Truth #3

Compute needs to happen where compute needs to happen.

When you have bought into Truth #1 and #2 –  we can relax our 20 year bias that the workspace is a thing. The workplace is not a thing; it is the orchestration of state, policy, and Truth #3 which is DELIVERY.

Delivery is interesting because we need to shed our notion that all three elements of state always need to be present at your fingertips. What I mean is that in traditional Windows environments, my apps, data, customizations are mixed with IT policies and delivered to me locally if we are doing things the old way on a laptop or PC – delivered to me via PCoIP or HDX if we are doing VDI (though they live and are delivered to the virtual machine in reality) but the perception is I have my “stuff”.  That is  I have what I need to create and consume content.

But with  this new wave of OS’s and devices (Ok, insert BYOD here.) or even on Windows OS devices – as an IT manager and as a user I might not want / need / be allowed to have all elements of my state. (see Truth #2).   Most of the storage vendors and some software vendors are making solutions now that can deliver or expose user data from the data center to users across device types.  But that’s not enough. You gotta deliver state and policy.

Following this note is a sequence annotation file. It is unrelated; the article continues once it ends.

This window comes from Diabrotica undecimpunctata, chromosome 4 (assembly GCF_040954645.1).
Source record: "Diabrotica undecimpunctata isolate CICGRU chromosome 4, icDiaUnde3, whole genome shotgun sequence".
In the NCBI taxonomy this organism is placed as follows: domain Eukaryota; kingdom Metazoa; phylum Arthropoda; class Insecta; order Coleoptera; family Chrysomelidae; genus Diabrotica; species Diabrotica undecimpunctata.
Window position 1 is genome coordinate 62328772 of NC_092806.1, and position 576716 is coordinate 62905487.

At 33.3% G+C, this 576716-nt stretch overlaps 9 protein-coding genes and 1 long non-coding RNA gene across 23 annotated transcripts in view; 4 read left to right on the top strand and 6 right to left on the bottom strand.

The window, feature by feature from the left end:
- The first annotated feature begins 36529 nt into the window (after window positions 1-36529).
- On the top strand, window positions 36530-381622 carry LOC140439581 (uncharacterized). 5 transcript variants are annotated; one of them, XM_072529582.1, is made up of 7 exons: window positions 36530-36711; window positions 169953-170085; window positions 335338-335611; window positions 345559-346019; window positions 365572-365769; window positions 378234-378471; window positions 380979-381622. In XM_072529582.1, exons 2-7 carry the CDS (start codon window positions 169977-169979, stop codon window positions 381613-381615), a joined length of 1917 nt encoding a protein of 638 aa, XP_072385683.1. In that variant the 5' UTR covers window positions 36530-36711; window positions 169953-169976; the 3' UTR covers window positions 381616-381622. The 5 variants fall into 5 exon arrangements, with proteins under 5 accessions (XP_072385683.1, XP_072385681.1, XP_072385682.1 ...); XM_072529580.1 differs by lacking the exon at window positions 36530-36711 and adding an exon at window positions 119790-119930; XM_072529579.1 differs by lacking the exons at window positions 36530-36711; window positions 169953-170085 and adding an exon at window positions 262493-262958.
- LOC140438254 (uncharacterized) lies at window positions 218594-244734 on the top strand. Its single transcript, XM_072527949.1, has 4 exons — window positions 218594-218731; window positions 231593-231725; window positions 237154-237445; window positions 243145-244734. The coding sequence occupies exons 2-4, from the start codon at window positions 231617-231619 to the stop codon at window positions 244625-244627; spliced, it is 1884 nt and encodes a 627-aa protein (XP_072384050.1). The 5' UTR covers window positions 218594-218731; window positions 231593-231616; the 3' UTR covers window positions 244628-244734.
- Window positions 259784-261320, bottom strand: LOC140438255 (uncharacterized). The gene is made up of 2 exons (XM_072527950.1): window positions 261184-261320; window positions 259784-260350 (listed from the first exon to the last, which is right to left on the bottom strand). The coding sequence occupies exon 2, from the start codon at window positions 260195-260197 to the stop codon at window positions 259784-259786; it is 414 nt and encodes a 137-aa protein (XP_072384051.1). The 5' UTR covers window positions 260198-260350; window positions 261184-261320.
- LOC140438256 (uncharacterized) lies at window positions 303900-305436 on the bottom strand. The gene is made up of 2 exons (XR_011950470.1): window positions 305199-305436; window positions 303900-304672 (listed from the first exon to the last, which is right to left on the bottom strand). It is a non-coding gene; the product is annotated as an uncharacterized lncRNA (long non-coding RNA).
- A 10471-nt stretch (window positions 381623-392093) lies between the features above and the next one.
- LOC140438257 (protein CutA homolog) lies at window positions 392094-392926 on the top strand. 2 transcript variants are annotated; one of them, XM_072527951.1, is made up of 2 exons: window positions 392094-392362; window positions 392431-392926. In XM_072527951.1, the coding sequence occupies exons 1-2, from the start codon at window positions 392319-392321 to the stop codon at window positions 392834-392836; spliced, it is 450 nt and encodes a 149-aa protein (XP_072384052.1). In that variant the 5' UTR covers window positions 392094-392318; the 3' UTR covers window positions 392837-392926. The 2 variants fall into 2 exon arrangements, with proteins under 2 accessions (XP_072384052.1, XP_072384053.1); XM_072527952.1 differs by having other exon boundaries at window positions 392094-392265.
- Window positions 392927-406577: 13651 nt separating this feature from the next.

For example:

  • On a phone,  I can VIEW documents but not edit them.
  • On a phone I have local apps to open the docs most of the time – you don’t   need to DELIVER apps to me.
  • On a phone I might not need or want all of the functions of an application I use in windows even if you could deliver it – hence these app stores and $.99 productivity tools we can buy.

And a big part of delivery is also device choice which in turn  leads to OS choice. Now BYOD is popular – but it’s only the tip of the iceberg. We focus on it today because we decision makers are the use case it refers to but PLEASE do not forget about the 80% of your users who are LAN attached, work within Windows, and for whom all you need to do is figure out a better way to “deliver” a workspace to them.

These three truths will help you focus on the right path to accomplish that.

SO there you have it. State, Policy, Delivery. Solve those three things and this is really not all that complicated. And what you will find in every way is that this is not simply 20% better than how you manage desktops today …. It is 20 times better.